Whew. Here's an analogy: what if we had a pool of liquid neutronium. Millions of tons per cubic cenimeter. It's impossible to scoop any up and lift it against gravity. However, we still might stir the liquid neutronium, so it flows in a circle within the pool. The electrons in metals act a lot like that, but where the numeric value is coulombs, not kilograms. It's not hard to stir the tens of thousands of coulombs, so they only flow in complete ring-shaped paths, without being "lifted up" much at all. But to lift them out of the metal, so they don't just flow right back again, that takes megavolts, constantly increasing megavolts. (Well, more like teravolts I guess, if we're not just dealing with microamps.)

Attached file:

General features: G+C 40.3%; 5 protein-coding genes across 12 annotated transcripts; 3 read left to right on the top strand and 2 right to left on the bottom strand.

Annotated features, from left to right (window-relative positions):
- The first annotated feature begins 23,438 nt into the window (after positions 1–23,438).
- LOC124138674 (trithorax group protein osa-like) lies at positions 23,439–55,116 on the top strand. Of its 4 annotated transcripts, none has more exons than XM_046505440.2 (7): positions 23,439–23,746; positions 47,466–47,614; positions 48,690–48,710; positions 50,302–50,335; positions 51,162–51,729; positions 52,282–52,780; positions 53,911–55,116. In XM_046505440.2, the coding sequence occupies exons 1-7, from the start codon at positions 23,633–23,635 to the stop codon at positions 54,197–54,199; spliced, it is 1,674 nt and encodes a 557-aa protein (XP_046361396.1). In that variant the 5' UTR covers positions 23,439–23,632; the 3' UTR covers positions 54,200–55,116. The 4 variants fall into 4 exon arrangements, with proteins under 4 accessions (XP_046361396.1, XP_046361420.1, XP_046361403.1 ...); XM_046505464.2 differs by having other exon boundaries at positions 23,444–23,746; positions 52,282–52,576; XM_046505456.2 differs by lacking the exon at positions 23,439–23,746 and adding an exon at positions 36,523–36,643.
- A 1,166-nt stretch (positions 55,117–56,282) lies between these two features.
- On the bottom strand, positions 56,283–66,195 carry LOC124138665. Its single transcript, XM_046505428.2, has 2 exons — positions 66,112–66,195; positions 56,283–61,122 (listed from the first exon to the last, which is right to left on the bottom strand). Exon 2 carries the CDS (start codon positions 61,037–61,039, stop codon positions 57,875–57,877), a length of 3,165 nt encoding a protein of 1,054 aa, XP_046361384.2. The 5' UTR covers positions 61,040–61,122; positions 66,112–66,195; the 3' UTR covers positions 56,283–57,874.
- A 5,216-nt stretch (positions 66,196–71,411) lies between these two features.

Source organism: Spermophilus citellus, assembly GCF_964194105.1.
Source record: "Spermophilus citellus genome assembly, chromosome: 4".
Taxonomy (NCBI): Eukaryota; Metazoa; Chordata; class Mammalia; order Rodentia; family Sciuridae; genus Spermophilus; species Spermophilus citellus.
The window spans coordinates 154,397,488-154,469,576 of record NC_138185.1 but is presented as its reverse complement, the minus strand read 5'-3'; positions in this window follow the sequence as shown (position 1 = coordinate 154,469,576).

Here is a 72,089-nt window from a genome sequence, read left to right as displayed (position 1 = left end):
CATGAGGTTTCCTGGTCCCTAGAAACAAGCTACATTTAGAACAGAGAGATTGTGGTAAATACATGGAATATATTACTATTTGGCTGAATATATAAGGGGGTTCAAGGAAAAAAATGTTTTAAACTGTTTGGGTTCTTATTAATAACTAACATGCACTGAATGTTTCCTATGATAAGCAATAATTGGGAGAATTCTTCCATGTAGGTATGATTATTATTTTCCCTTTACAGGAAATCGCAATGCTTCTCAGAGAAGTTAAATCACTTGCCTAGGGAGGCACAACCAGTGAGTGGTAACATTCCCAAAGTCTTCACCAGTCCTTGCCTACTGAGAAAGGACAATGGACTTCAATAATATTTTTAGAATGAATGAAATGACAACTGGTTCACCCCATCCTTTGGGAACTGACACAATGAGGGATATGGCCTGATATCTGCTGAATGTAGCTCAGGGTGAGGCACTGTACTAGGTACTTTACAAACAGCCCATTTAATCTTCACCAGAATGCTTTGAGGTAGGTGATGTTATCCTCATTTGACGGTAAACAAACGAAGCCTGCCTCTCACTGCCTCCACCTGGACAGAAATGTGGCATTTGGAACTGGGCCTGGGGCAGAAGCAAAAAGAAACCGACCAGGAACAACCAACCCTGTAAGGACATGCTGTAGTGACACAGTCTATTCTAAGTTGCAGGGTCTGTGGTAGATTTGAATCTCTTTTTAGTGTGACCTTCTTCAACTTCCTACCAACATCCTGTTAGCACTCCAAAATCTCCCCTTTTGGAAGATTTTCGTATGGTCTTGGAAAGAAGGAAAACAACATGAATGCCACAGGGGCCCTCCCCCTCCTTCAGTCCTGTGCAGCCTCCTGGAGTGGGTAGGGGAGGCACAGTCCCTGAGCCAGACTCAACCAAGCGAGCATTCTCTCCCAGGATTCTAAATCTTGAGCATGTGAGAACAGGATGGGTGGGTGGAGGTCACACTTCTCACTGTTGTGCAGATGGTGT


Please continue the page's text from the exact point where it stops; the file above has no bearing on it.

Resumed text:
For visualizing how electricity actually works, I think the best model is to imagine a solid cube of copper, plus a supermagnet. The entire copper block is full of coulombs worth of movable electrons; kilocoulombs, megacoulombs. The copper block is like an aquarium, a water-tank, where the water is made of pure electron-stuff. But the static voltage is near zero, because every movable electron in the copper block is always close to some protons in the copper atoms. OK, now wave your supermagnet near the copper. The electron-sea inside the copper will swirl in closed loops. We'll perform some work doing this, and feel a magnetic drag force. The circles of current in the copper might be several tens of amperes. Lots of coulombs flowing per second. But the flows are circular. And, as each electron is moving away from a proton, another electron is moving right behind it and taking its place. On average the voltage remains near zero, because the average distance between the electrons and protons inside the metal block is not being changed. We're allowed to "stir" the "bucket of electrons" as much as we want, and that's what circuitry is based upon. But we're not allowed to scoop a big glob of electrons out of the bucket, not if we don't have any giga-volt power supplies doing it.